World Humanitarian Day
Stars gathered at the U.N. headquarters in honor of World Humanitarian Day.
We cannot afford to have another Omran Daqneesh or to have more aid workers held at gunpoint. Innocent civilians and the people striving to protect them deserve more.
Would you rather struggle in a refugee camp, or risk your life crossing the sea?
Hana got engaged and married at the height of war. That was her way of saying, "I have a life of my own and I will not allow
Humanitarianism and Olympism share the universal ideals of respect and dignity. Their opposites, terrorism, prejudice and violence are today our main challenges.
On Humanitarian Day it is right that we mark the plight of the millions affected and displaced by humanitarian crises across the globe and the thousands of humanitarians who dedicate their lives helping them.
From the beginning, it was clear that a medical response alone was not going to stop Ebola. And while doctors were rightly lauded for their incredibly heroic work, community mobilizers like Mariam were in the background laboring in the hot zones, changing minds almost one Guinean at a time, all the while exposing themselves to potential infection and violence.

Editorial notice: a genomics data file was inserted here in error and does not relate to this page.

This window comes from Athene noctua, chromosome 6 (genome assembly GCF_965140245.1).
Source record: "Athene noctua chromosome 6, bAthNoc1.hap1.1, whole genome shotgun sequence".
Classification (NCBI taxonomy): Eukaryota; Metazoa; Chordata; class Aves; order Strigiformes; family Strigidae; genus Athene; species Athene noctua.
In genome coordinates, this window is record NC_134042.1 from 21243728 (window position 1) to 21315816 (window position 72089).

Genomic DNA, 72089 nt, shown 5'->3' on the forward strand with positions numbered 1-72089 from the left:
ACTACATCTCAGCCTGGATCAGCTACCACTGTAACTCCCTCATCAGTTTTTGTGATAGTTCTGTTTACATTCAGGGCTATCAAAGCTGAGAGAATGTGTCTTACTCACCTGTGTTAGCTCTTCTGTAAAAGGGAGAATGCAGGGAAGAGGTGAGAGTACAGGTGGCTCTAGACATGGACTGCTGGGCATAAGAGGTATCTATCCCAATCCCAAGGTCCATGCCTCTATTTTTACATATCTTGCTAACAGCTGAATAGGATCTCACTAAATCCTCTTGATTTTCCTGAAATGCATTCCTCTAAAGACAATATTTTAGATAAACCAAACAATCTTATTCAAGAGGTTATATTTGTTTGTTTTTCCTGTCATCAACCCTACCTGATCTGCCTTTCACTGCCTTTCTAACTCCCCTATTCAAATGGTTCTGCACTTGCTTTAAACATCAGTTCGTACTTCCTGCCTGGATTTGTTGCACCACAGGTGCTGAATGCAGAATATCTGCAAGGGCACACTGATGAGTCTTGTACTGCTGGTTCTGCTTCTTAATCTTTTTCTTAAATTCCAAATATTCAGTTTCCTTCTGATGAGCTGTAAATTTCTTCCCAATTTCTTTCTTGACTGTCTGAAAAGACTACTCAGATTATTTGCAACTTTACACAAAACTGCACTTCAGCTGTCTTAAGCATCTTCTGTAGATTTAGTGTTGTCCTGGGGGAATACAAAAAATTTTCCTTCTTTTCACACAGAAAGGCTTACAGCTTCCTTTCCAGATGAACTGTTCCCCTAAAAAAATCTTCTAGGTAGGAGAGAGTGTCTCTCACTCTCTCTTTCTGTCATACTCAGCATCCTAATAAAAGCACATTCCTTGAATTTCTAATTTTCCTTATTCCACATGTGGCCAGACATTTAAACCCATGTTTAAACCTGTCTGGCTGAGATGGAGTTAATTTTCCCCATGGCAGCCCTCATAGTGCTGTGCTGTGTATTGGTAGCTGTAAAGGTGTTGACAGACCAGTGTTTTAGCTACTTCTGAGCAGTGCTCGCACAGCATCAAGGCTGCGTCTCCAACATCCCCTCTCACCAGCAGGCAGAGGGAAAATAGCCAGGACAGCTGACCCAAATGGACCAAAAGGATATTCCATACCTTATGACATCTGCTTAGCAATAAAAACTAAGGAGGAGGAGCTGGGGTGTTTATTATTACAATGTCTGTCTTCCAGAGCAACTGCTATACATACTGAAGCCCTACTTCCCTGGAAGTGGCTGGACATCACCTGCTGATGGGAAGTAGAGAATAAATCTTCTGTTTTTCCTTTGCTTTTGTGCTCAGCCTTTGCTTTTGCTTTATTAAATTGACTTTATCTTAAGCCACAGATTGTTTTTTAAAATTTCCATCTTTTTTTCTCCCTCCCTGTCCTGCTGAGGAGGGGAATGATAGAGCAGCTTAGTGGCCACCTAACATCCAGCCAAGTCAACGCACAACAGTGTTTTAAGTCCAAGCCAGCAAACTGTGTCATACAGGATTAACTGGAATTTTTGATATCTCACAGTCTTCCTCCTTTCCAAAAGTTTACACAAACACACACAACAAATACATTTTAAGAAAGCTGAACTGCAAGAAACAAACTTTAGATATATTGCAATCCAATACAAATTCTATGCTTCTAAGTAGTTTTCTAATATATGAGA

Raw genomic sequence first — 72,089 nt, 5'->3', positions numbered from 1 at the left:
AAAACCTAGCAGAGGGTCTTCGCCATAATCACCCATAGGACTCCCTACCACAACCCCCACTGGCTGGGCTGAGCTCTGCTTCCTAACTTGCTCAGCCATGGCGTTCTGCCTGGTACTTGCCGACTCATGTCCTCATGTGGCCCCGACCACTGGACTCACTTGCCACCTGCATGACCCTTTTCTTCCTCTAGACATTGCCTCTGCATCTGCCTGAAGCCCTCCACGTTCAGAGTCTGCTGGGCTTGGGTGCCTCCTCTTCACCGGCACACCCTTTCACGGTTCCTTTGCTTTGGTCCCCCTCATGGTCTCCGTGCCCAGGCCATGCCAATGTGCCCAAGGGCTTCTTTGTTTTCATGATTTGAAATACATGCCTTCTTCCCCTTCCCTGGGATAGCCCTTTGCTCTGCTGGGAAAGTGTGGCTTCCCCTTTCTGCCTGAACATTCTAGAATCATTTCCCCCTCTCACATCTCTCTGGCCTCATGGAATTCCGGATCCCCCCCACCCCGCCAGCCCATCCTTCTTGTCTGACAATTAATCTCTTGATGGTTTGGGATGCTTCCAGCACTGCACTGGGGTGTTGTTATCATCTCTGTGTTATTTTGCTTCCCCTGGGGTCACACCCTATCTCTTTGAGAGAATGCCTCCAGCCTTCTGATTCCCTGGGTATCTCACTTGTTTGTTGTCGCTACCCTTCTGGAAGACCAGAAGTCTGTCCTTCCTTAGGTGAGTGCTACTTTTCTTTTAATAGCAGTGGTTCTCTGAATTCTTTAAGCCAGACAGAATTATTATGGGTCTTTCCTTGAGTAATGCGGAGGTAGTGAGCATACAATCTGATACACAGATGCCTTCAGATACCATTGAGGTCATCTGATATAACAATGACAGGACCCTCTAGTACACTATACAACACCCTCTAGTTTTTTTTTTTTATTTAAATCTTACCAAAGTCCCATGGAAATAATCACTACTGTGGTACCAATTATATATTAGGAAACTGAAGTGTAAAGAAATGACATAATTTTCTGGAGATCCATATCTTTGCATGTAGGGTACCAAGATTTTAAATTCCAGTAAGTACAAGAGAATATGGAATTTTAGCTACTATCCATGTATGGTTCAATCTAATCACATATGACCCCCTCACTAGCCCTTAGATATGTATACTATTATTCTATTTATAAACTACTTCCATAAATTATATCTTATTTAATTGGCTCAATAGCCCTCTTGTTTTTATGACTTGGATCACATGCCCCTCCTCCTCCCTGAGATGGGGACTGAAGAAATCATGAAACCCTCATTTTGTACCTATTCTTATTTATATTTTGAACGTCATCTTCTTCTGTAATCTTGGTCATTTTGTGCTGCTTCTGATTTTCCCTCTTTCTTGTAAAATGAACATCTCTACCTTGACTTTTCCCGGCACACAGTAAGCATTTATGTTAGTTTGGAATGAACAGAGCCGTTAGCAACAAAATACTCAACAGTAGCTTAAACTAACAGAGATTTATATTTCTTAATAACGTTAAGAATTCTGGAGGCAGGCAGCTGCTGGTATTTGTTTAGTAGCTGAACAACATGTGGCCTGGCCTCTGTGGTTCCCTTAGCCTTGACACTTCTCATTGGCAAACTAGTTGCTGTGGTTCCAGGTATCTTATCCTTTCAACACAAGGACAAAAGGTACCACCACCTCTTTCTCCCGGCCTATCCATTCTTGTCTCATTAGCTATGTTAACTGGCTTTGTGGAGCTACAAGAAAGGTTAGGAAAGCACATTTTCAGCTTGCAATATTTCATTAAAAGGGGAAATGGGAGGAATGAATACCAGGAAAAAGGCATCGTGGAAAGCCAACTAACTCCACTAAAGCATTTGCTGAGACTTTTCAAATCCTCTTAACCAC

A recent "flare up" of Ebola showed the response system is better -- but not perfect. Vigilance is still needed. And in the long-term, building a resilient health system is crucial. Resilience is a word that is often used post-Ebola.
Every day we are inundated with harrowing stories of desperation from refugees around the world. We must act with solidarity to reverse this trend. All nations have a moral obligation to assist people fleeing persecution, conflict, and hardship.
Above all, we must recognize the people who took the largest risks -- those who applied medical science, demonstrated safe health practices, and engaged in community outreach all while losing close relatives and friends to the disease.